Former angry meth addict on new mission to spread love
Once a drug addict ingloriously rejected from an outlaw bikie gang, it is hard to imagine that a heartfelt hug could be the catalyst for Mathew Kratiuk's dramatic life transformation.
"I was scared, angry, hurt, fearful, and broken-hearted," Mat shares openly.
"I've had this massive ego; all around the world I was known as 'Killa'. Suddenly I'm just a drug addict in a small shack in the middle of nowhere [at a rural NSW rehab centre] with nothing. I was on the verge of suicide."
His addiction to ice started 16 years earlier, after his parents' divorce and being kicked out of high school. He began living a flamboyant lifestyle on the Gold Coast financed by drug dealing and debt collecting but knew he needed to reform.
Mat tried rehab but missing out on a WA mining job was the final straw that led him to join a bikie gang in Perth, which he now says was a misplaced search for family and acceptance.
His life and identity were undone by an uncontrollable meth addiction that was triggered by guilt and anger after the death of his estranged father in Sydney.
"I hit the drugs so hard that I was beaten up and kicked out of the Perth bikie club," Mat explains.
He put a gun to his head but decided to give rehab another go at a Christian rehab program in Dooralong.
Six weeks into it he was considering suicide again and what hell might be like.
However, everything changed when the wife of the rehab director walked out of the rehab chapel and simply asked Mat if he would like a hug.
Mat retorted, "What do you want to hug me for?"
"Because I love you, mate," she calmly replied.
"I didn't even know what a hug looked like," Mat recalls. "I said 'OK' and she just pulled me close and she started to pray for me. I broke down crying. For 33 years the world had put me in the 'too-hard basket', labelled me unlovable. In one action this lady said to me: 'My God says to love him and to love him well.'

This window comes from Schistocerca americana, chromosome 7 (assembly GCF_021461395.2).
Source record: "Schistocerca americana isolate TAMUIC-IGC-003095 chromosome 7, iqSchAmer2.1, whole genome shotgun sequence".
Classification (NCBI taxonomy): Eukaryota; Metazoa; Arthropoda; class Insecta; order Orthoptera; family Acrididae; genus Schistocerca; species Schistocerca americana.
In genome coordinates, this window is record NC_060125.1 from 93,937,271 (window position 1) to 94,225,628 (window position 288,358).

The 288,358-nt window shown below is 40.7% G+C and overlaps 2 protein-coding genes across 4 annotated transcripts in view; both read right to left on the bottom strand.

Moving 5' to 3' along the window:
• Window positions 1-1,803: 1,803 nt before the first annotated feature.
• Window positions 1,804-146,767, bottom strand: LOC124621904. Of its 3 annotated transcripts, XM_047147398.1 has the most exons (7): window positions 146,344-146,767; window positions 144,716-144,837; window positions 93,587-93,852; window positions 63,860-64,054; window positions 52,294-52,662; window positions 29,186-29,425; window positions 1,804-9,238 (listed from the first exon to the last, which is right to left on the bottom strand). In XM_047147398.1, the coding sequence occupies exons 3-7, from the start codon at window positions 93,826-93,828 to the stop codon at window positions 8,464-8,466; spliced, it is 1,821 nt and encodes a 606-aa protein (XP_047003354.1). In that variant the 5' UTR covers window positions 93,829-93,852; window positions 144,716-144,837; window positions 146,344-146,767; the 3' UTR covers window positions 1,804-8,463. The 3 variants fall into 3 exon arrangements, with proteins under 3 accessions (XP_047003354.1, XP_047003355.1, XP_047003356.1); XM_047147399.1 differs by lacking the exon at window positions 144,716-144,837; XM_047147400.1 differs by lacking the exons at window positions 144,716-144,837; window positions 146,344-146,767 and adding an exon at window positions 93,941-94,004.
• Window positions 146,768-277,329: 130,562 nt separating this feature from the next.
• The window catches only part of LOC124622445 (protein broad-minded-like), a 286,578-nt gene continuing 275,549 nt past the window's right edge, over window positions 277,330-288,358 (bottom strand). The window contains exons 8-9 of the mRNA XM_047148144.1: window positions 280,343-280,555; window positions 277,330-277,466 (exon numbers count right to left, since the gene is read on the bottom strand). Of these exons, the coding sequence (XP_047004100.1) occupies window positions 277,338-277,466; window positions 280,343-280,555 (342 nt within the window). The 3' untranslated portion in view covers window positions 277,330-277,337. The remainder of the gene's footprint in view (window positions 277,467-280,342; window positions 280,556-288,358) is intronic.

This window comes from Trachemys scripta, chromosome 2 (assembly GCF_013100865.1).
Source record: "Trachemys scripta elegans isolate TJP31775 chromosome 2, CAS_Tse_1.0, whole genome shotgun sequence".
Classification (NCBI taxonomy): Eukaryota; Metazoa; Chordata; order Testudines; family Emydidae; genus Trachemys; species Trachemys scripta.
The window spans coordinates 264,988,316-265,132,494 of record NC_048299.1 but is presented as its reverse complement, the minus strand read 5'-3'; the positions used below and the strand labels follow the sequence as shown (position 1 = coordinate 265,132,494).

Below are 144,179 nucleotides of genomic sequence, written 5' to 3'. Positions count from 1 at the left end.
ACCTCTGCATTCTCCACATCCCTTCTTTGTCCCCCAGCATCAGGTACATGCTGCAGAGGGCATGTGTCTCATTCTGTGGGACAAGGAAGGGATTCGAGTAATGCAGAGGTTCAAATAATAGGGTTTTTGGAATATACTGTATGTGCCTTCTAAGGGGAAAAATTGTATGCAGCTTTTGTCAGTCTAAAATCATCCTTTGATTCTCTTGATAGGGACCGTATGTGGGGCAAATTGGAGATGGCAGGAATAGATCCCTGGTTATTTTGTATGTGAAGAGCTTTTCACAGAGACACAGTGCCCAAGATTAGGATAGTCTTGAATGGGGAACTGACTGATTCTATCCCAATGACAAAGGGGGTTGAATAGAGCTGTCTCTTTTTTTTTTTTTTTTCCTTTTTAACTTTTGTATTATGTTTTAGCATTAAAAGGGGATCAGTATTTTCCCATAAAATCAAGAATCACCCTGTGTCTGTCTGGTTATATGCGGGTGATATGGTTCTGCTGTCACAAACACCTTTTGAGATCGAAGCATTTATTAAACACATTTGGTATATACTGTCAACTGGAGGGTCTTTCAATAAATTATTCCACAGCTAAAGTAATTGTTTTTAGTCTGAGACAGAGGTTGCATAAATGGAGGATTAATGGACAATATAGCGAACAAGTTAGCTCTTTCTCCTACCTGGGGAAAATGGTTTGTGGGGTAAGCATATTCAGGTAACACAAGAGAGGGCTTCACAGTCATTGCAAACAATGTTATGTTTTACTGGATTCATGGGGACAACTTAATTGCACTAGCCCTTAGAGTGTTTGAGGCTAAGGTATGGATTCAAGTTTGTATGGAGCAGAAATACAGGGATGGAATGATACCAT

"I realised these people genuinely loved me and then I began the process of getting well... The answer was love – that broke the wall down."
While rehab had not helped in the past, after that hug a Narcotics Anonymous sign that read "If nothing changes, nothing changes" flicked another switch in his mind.
"This is when I started to pray," he recalls. "God revealed to me, 'You're 33 and you're the king of rehab. You're worried about being the coolest, toughest guy in rehab. Come on, mate. If nothing changes, nothing changes."
At the next chapel service Mat moved away from the 'tough' guys and sat at the front alone.
Each week that followed more of the 'tough' guys joined him, until a whole row were there, absorbing God's Word and the sacrificial love and forgiveness that the Lord Jesus Christ was offering them.
Four weeks later, Mat says, "I surrendered and gave my heart to Jesus. I declared that He is my Lord and my Saviour, and that I no longer live in my own strength but in His supernatural strength."
From there Mat adds, "Jesus completely restored me and freed me from addiction, fear, anger, anxiety and violence, and replaced them with unconditional love, compassion, understanding and complete forgiveness! I am truly at peace for the first time in my life."
However he cautions that the daily journey has not been easy.
"Like everyone, I have days when I am tested and have made mistakes ... but the divine difference is that I don't just believe in Jesus – I surrender myself to Jesus every day.
"I have Jesus to help me through everything, so no matter what the trial or temptation, I come out of them stronger and wiser and closer to Jesus."
Mat graduated from rehab in January 2015 and accompanied former drug addict and travelling evangelist Owen Pomana on a three-month trip to tell people about Jesus throughout South East Asia.
In November Mat won an Industry Excellence Award for Business, out of 60,000 in the Hunter TAFE region and now works as a full-time Christian pastor.
"I feel challenged by God that He wants my testimony to be heard. The amount of times I should be dead or in jail is phenomenal. Looking back on my life I see that it was all part of God's plan to do His work."•